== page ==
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Cold Mountain

Reviewed By Chris Parry
Posted 01/08/04 10:01:28

"Like all of Minghella's films, the best performance comes from the scenery."
4 stars (Worth A Look)

While there can be no doubt that Cold Mountain is an epic film that keeps your attention from start to finish, there's just something about it that grates. The cast is huge, the backdrops magnificent, the score sweeping, the effects humungous, but there's one thing in every film that can tear every other quality apart if it isn't just right; that'd be chemistry. And Cold Mountain has about as much chemistry as Jodie Foster and Colin Farrell.

Inman (Jude Law) is a Civil War soldier who'd like to be somewhere other than the front lines of the nastiest war in American history. His buddies are being mowed down, one after another, and he's escaped death more times than he cares to think about. And then there's the porcelain-doll-like Ada (Nicole Kidman) who is waiting for him at home. No more death AND you get to throw the leg over Kidman every night? Geez, with that kind of incentive, who wouldn't go AWOL?

So Inman walks. And walks. And walks.

Meanwhile, back at the ranch, Ada is struggling to stay alive. With nobody to work the farm (she lets the slaves go early on) and no survival skills of her own, it's looking bleak for the preacher's daughter when an odd girl by the name of Ruby (Renee Zellweger) turns up to lend a hand.

Cold Mountain is like a collection of short stories, weaved together into one. At every few miles of his journey, Inman encounters danger, death, new characters (all seemingly played by A-list stars) and derring do. Ada, at the same time, has her own misadventures as she and Ruby tangle themselves in an odd couple relationship that is the kind of stuff Disney films are made of.

And it's all a lot of fun. Minghella's opening war scenes rival Spielberg's Saving Private Ryan opening as perhaps the best, most gruesome depiction of the horror of war ever seen on the screen. And unlike Spielberg's flick, the rest of the film isn't a letdown - there's humor, thrills, drama, but don't be fooled that there's a whole lot of romance because that's where every Anthony Minghella film seems to fall flat.

Sure, everyone claimed to love the English Patient when it hit the scene a few years back, but who amongst us owns a copy? Ditto The Talented Mr Ripley - impeccable cast, great scenery, tepid storyline. And now, with Cold Mountain, Minghella proves he has the mechanics of filmmaking down to a old science, but when it comes to romance he's flailing helplessly.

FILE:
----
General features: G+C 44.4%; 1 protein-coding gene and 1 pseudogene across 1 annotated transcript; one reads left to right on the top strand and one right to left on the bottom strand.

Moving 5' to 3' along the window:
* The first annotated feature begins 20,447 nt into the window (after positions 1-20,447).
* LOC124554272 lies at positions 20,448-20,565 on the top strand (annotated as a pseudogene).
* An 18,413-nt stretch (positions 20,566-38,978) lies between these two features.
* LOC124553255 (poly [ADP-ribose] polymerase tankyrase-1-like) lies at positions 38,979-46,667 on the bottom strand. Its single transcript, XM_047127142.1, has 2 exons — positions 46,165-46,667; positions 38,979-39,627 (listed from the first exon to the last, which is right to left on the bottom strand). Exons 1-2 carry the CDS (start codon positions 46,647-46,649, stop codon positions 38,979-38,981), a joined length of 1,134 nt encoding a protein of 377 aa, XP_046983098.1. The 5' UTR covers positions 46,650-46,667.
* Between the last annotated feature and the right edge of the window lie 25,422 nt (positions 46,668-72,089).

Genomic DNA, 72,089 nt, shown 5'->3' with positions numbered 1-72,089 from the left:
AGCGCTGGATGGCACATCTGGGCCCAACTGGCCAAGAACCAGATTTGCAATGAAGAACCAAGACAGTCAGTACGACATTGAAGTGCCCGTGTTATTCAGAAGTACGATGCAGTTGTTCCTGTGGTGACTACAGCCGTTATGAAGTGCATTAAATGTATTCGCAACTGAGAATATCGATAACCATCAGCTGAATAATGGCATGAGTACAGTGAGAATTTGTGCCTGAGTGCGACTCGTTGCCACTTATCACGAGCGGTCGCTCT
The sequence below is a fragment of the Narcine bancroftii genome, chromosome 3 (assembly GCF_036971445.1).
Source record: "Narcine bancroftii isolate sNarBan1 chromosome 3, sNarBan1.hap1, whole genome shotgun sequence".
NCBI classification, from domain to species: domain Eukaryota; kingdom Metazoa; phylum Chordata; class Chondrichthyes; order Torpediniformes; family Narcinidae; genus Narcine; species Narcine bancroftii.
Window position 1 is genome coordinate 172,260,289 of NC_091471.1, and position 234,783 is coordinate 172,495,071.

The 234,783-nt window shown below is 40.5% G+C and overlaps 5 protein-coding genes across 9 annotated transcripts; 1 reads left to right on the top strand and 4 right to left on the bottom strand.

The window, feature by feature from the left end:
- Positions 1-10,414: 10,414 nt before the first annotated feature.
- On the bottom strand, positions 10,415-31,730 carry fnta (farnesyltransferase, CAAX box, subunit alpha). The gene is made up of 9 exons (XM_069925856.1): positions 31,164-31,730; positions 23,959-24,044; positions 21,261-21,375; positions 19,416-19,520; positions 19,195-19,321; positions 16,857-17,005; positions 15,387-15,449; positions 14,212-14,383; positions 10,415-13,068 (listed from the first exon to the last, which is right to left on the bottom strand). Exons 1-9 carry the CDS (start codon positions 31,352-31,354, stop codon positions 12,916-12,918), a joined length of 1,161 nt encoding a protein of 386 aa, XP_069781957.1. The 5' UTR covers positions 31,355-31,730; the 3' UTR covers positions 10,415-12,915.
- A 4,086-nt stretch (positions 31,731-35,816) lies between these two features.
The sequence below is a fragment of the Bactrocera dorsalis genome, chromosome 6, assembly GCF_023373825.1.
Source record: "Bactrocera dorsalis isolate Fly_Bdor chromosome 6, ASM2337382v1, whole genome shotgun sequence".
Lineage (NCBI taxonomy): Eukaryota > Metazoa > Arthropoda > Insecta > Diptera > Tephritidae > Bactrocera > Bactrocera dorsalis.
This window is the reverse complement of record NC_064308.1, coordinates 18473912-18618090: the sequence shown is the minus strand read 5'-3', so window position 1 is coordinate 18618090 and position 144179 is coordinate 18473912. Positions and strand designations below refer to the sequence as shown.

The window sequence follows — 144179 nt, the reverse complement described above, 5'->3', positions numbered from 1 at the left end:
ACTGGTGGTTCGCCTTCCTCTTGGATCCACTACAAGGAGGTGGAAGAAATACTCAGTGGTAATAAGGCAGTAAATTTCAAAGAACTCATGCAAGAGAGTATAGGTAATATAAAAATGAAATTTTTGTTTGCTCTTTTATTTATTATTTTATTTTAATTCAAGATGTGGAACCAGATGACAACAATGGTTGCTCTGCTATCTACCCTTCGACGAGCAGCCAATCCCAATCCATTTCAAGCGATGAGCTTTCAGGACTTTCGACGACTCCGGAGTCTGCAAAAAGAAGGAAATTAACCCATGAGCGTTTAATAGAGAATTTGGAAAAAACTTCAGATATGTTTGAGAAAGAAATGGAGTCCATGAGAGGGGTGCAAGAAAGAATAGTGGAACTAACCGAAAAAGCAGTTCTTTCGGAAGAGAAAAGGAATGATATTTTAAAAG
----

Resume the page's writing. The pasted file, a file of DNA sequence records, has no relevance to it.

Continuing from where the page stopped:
Regretably, the most romantic scene in the entire film comes not between the lead pairing, where it should, but between Jude Law and a girl he encounters on the way home, played by Natalie Portman. Portman delivers such a strong, emotional, unforgettable performance in what really is a small part, that you almost want Law to stop walking right there and then and stay a while. But it doesn't come from Minghella's direction or Charles Frazier's original novel, it comes from the supreme talent that is Portman, and the matching ability that sits within Law.

Zellweger will be talked of for Oscars for her performance, and heck, she might even win it. But the heart and soul of Cold Mountain lies within that ten minute Portman sequence; a scene that should have simply been another bump in the road for Law's character. By demonstrating what Oscarworthy acting is really all about, Portman points out exactly where Cold Mountain goes from masterpiece to simply a very good big budget costume film. The film is well worth a ticket price, but don't buy into the English Patient-like hype that this is the pinnacle of cinema... That'd be Lord of the Rings III.

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